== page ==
Cisco Revs CCNA R&S Cert (V3.0); Leans Forward
Yep, it’s official. Cisco just announced (May 17, 2016) big changes to the #CCENT and #CCNA, that is, the Cisco Certified Entry Network Technician (CCENT) and Cisco Certified Network Associate (CCNA) Routing and Switching certifications. As with any big change, there are new exams, exam numbers, and changes to the exam topics. This post gives the overview, some links, and a promise of more posts in the next few days.
Exam Structure Unchanged, But Exam Numbers and Cert Names Change
First off, when Cisco makes a big announcement about one of their certifications, many aspects of the certification can change. Cisco always changes the exam numbers, and they always change the exam blueprint (the document that lists all the exam topics). They could also change details like the number of exams you must take, or even remove an old certification or replace it with a new certification.
For these May 2016 announcements for the CCENT certification and the CCNA Routing and Switching certifications, Cisco changed only the exam numbers and the exam blueprint details for those exams. No program details were changed. Simple enough.
To briefly review you have two options: pass both the ICND1 and ICND2 exams, or pass the CCNA Routing and Switching exam. With the new exam transition, you can pass a combination of old and new. (For CCENT certification, you just have to pass the ICND1 exam.) Figures 1 and 2 list those paths, along with the new exam numbers introduced in 2016.
Figure 1: Exam Path to CCENT (New Exam, May 2016)
Figure 2: Exam Paths to CCNA (New Exams, May 2016)
Content Changes in the Exams
From a content perspective, ICND1 + ICND2 = CCNA; that has been true for the last several versions of the exams. That is, the exam topics in the first exam plus the exam topics in the second exam in the two exam path cover the same topics as the single CCNA exam.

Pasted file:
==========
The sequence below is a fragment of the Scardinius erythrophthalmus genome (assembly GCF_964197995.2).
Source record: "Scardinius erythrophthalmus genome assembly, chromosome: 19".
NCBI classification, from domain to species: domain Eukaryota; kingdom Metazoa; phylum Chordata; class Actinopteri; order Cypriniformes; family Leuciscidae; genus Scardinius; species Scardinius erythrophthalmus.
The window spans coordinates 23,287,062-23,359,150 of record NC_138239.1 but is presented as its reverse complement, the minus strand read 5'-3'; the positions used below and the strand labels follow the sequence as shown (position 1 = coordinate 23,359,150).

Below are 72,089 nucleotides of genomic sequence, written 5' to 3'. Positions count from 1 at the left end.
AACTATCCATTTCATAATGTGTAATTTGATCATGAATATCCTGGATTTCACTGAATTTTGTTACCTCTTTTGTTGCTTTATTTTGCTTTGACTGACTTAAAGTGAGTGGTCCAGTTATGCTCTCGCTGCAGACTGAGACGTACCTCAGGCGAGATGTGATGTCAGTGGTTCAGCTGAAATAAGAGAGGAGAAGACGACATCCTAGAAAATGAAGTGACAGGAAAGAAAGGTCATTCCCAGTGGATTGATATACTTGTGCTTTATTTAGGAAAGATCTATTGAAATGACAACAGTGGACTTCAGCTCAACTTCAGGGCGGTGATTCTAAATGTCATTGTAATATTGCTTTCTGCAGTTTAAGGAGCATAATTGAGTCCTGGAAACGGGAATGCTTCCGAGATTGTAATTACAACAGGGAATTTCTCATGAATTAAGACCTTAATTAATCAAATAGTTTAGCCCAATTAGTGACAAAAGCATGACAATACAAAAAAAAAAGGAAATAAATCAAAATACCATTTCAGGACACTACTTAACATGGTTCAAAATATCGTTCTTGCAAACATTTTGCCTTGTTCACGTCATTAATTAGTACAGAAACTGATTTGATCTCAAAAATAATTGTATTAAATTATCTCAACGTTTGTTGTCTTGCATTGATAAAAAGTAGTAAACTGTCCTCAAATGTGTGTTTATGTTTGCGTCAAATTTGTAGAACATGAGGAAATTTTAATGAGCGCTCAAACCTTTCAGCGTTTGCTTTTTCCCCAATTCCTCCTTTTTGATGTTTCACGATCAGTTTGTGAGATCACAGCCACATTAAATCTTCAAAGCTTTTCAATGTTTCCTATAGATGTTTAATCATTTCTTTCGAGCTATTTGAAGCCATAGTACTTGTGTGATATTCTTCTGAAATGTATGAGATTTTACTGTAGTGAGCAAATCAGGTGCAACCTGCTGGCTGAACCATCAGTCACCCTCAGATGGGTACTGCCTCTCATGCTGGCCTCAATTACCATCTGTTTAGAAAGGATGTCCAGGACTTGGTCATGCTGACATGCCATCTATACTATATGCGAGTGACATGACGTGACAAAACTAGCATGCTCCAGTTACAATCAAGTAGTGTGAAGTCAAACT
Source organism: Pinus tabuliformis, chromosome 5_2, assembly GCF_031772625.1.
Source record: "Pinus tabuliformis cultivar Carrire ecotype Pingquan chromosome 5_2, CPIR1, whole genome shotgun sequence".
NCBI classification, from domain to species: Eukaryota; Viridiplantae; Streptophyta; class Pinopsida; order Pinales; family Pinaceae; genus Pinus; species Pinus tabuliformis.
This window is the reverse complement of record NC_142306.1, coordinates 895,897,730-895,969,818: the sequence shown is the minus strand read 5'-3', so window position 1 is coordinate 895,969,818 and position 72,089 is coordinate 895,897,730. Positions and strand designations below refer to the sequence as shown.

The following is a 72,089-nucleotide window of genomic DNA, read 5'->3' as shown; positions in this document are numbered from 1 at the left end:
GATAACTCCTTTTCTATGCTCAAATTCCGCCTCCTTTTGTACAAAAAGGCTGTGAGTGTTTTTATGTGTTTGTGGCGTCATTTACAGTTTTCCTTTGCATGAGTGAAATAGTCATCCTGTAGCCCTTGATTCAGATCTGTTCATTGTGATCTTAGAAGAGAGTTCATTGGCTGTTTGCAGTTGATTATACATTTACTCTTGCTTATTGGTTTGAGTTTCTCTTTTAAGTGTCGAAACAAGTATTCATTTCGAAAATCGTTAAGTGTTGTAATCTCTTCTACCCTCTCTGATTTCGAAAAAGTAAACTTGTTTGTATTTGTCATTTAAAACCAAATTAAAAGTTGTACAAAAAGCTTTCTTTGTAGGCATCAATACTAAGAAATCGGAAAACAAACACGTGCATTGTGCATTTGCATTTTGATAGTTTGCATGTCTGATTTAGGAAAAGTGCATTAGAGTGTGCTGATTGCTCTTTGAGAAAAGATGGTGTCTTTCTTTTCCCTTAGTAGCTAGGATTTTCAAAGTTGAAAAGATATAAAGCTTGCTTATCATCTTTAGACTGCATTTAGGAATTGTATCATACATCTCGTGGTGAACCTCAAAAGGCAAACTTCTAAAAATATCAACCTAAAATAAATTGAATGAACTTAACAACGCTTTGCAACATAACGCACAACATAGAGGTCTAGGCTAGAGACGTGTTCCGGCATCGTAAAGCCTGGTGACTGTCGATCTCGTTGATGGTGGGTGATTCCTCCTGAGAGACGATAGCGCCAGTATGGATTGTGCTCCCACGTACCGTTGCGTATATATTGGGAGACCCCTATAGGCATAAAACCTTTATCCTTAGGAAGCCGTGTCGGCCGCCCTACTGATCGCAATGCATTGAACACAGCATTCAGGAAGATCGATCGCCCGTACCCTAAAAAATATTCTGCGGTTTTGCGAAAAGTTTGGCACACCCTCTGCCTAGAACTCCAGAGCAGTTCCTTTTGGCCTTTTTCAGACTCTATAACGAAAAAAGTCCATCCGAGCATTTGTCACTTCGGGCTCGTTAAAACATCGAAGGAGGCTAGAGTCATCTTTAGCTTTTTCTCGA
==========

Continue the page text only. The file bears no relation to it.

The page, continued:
Even though Cisco revised these exams just three years ago in 2013, there are a surprising number of changes in the exams, many small, and some large. However, most of those changes exist in the ICND2 half of the equation.
Exam Content Comments Directly from Cisco
Interestingly, Cisco has not only published the exam topics for each new exam (which they always do), but they have also listed some commentary about those exam topics. You should read those details, bookmark the page, and read it again when studying. Here’s the link to the most detailed page:
Exam Content Comments from Me
As you might imagine, I’ve spent a lot of time over the last number of months updating the official cert guides for the exams. I wrote this blog post and several others in advance of the announcement.
Two upcoming blog posts will detail my own impressions about the content in the ICND1 100-105 exam, with two more posts about the content of the ICND2 200-105 exam. For those of you reading this post on announcement day, I intend to post those detailed posts within the first 24-48 hours after the announcement embargo is lifted (May 17th).
Just to get the big ideas out, and to whet your appetite, Figures 3, 4, and 5 show most of the big new content additions to each exam. (The figures do not show topics that have moved between ICND1 and ICND2, or have a higher performance level for the new exam, or that appear to have left the exams completely; I’ll get to those details in the upcoming posts.)
Figure 3: Important New ICND1 100-105 Exam Topics
Figure 4 Important New ICND2 200-105 Hands-on Exam Topics
Figure 5 Important New ICND2 200-105 Conceptual Exam Topics
Your Transition Plan for the New Exams
Every time Cisco changes the certification exams related to a certification, anyone studying for the certification needs to react. While there are fine differences in each approach, most people settle on one of three approaches:
Immediately Cut over to the New Exams: Stop studying for the old exams (ICND1 100-101, ICND2 200-101, and CCNA 200-120), and move on to study for the new exams.
Sprint to Finish the Old Exams: You have 3 or 4 months from announcement (depending on the exam) until the old exams go away. Your reaction? Sprint, now, to the finish with the old exams.
Keep Plugging Away: Continue working just as you have been. If the pass the old exams, that’s fine. If not, that’s fine. S’cool either way.
Your answer is probably affected by how far away you are from finishing, as well as how much time you have to finish. Cisco’s web site announced these last-date-to-take dates for the old exams:
ICND1 100-101: August 20, 2016 (about 3 months)
ICND2 200-101: September 24, 2016 (about 4 months)
CCNA 200-120: August 20, 2016 (about 3 months)